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README.md

Build Status Hex pm

PGPool

PGPool is a PosgreSQL client that automatically uses connection pools and handles reconnections in case of errors. PGPool also optimizes all of your statements, by preparing them and caching them for you under the hood.

It uses:

Install

For Elixir

Add it to your deps:

defp deps do
  [{:pgpool, "~> 2.1"}]
end

Ensure that pgpool is started with your application, for example by adding it to the list of your application's extra_applications:

def application do
  [
    extra_applications: [:logger, :pgpool]
  ]
end

For Erlang

If you're using rebar3, add pgpool as a dependency in your project's rebar.config file:

{pgpool, {git, "git://github.com/ostinelli/pgpool.git", {tag, "2.1.0"}}}

Or, if you're using Hex.pm as package manager (with the rebar3_hex plugin):

{pgpool, "2.1.0"}

Ensure that pgpool is started with your application, for example by adding it in your .app file to the list of applications:

{application, my_app, [
    %% ...
    {applications, [
        kernel,
        stdlib,
        sasl,
        pgpool,
        %% ...
    ]},
    %% ...
]}.

Usage

Since pgpool is written in Erlang, the example code here below is in Erlang. Thanks to Elixir interoperability, the equivalent code in Elixir is straightforward.

Specify Databases

Databases can be set in the environment variable pgpool. You're probably best off using an application configuration file (in releases, sys.config):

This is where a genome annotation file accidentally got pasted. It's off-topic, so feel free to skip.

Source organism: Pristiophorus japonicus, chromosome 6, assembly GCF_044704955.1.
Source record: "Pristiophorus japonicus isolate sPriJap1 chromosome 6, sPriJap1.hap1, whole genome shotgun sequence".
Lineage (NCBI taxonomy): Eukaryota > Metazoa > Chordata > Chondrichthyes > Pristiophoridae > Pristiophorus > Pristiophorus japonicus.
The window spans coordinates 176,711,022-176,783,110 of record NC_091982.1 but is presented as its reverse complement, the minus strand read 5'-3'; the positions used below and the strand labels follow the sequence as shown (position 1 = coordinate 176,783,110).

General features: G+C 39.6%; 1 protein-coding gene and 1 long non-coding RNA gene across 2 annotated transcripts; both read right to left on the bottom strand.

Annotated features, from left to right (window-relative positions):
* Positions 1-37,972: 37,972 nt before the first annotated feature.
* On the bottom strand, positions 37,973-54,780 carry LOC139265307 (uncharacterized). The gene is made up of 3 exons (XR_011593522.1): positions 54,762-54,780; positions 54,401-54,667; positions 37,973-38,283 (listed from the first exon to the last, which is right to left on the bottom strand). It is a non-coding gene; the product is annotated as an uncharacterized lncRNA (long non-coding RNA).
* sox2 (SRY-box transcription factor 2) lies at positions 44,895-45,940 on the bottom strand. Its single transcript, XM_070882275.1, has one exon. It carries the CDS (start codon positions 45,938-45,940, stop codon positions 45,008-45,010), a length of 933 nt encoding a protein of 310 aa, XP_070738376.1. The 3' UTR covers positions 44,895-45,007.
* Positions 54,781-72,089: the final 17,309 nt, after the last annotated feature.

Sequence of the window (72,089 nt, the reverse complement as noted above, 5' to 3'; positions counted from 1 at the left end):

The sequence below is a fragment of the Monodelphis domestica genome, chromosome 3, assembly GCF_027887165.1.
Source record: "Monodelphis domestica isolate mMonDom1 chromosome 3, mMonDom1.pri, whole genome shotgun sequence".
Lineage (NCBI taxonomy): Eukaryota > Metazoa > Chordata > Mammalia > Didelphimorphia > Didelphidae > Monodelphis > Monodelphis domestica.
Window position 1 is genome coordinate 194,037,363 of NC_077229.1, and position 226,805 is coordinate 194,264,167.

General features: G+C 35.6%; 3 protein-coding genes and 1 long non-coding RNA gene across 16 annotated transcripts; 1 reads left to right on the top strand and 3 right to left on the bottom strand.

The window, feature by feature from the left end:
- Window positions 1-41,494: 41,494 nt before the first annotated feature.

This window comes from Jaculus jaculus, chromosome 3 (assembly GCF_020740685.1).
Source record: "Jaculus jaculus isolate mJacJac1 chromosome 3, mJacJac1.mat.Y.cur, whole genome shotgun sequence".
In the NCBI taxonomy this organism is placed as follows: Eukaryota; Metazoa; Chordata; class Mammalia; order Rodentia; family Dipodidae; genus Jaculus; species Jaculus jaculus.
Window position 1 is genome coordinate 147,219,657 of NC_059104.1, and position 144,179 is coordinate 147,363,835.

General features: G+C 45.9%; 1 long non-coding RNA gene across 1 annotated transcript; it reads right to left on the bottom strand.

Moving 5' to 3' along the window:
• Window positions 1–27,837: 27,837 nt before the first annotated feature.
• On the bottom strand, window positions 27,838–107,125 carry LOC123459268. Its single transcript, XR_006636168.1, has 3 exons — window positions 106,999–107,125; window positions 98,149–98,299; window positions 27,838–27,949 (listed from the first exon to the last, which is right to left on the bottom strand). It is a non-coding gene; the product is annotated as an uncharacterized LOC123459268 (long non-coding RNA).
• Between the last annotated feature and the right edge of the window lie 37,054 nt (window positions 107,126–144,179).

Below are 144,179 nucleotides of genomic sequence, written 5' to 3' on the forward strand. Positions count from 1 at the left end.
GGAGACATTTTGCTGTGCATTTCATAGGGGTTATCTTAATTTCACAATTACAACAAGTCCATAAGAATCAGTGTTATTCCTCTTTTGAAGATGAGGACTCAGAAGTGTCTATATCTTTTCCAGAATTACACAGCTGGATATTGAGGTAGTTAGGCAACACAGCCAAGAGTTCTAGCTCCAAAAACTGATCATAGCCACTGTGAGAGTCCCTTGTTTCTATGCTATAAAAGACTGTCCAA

{pgpool, [
  {databases, [
    {db1_name, [
      {pool, [
        %% poolboy options <https://github.com/devinus/poolboy>
        %% The `name` and `worker_module` options here will be ignored.
        {size, 10},        %% maximum pool size
        {max_overflow, 5}, %% maximum number of additional workers created if pool is empty
        {strategy, lifo}   %% can be lifo or fifo (default is lifo)
      ]},
      {connection, [
        {host, "localhost"},
        {user, "postgres"},
        {pass, ""},
        {options, [
          %% epgsql connect_options() <https://github.com/epgsql/epgsql>
          {port, 5432},
          {ssl, false},
          {database, "db1"}
        ]}
      ]}
    ]},

    {db2_name, [
      {pool, [
        {size, 10},
        {max_overflow, 20},
        {strategy, lifo}
      ]},
      {connection, [
        {host, "localhost"},
        {user, "postgres"},
        {pass, ""},
        {options, [
          {port, 5432},
          {ssl, false},
          {database, "db2"}
        ]}
      ]}
    ]}
  ]}
]}

Custom types

-type pgpool_query_option() :: no_wait.

no_wait makes the query call return immediately if there are no available connections in the pool. This allows you to improve your application's flow control by rejecting external calls if your database is unable to handle the load, thus preventing a system overflow.

Queries

Please refer to epgsql 3.4 README for how to perform queries. Currently, PGPool supports the following.

Simple Query

pgpool:squery(DatabaseName, Sql) ->
  pgpool:squery(DatabaseName, Sql, []).
pgpool:squery(DatabaseName, Sql) ->
  Result

Types:
  DatabaseName = atom()
  Sql = string() | iodata()
  Options = [pgpool_query_option()]